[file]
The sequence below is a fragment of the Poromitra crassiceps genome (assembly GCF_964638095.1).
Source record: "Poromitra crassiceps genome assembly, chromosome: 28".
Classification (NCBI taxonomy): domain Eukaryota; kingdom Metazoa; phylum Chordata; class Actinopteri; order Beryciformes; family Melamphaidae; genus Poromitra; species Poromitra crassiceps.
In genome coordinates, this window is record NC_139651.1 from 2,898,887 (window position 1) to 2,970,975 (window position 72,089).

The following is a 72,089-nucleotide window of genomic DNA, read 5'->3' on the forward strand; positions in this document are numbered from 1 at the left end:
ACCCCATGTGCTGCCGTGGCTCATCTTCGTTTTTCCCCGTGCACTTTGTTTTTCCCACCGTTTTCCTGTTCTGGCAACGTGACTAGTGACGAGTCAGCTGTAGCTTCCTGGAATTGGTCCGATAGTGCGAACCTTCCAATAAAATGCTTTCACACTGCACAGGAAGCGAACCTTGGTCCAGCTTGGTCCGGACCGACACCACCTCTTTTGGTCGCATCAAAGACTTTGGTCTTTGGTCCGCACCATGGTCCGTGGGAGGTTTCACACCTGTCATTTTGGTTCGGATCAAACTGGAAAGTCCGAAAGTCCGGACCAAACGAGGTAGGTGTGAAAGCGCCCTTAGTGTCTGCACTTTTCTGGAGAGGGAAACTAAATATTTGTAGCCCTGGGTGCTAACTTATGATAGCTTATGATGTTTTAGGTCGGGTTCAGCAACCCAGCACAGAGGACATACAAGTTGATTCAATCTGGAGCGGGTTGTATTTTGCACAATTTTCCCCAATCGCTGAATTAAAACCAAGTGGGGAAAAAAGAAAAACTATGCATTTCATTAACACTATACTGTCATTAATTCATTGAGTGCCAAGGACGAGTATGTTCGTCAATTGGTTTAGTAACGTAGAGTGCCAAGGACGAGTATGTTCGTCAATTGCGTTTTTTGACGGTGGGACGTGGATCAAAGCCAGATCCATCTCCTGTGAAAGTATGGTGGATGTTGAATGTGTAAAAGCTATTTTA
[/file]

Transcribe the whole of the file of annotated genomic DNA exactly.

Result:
The sequence below is a fragment of the Poromitra crassiceps genome (assembly GCF_964638095.1).
Source record: "Poromitra crassiceps genome assembly, chromosome: 28".
Classification (NCBI taxonomy): domain Eukaryota; kingdom Metazoa; phylum Chordata; class Actinopteri; order Beryciformes; family Melamphaidae; genus Poromitra; species Poromitra crassiceps.
In genome coordinates, this window is record NC_139651.1 from 2,898,887 (window position 1) to 2,970,975 (window position 72,089).

The following is a 72,089-nucleotide window of genomic DNA, read 5'->3' on the forward strand; positions in this document are numbered from 1 at the left end:
ACCCCATGTGCTGCCGTGGCTCATCTTCGTTTTTCCCCGTGCACTTTGTTTTTCCCACCGTTTTCCTGTTCTGGCAACGTGACTAGTGACGAGTCAGCTGTAGCTTCCTGGAATTGGTCCGATAGTGCGAACCTTCCAATAAAATGCTTTCACACTGCACAGGAAGCGAACCTTGGTCCAGCTTGGTCCGGACCGACACCACCTCTTTTGGTCGCATCAAAGACTTTGGTCTTTGGTCCGCACCATGGTCCGTGGGAGGTTTCACACCTGTCATTTTGGTTCGGATCAAACTGGAAAGTCCGAAAGTCCGGACCAAACGAGGTAGGTGTGAAAGCGCCCTTAGTGTCTGCACTTTTCTGGAGAGGGAAACTAAATATTTGTAGCCCTGGGTGCTAACTTATGATAGCTTATGATGTTTTAGGTCGGGTTCAGCAACCCAGCACAGAGGACATACAAGTTGATTCAATCTGGAGCGGGTTGTATTTTGCACAATTTTCCCCAATCGCTGAATTAAAACCAAGTGGGGAAAAAAGAAAAACTATGCATTTCATTAACACTATACTGTCATTAATTCATTGAGTGCCAAGGACGAGTATGTTCGTCAATTGGTTTAGTAACGTAGAGTGCCAAGGACGAGTATGTTCGTCAATTGCGTTTTTTGACGGTGGGACGTGGATCAAAGCCAGATCCATCTCCTGTGAAAGTATGGTGGATGTTGAATGTGTAAAAGCTATTTTA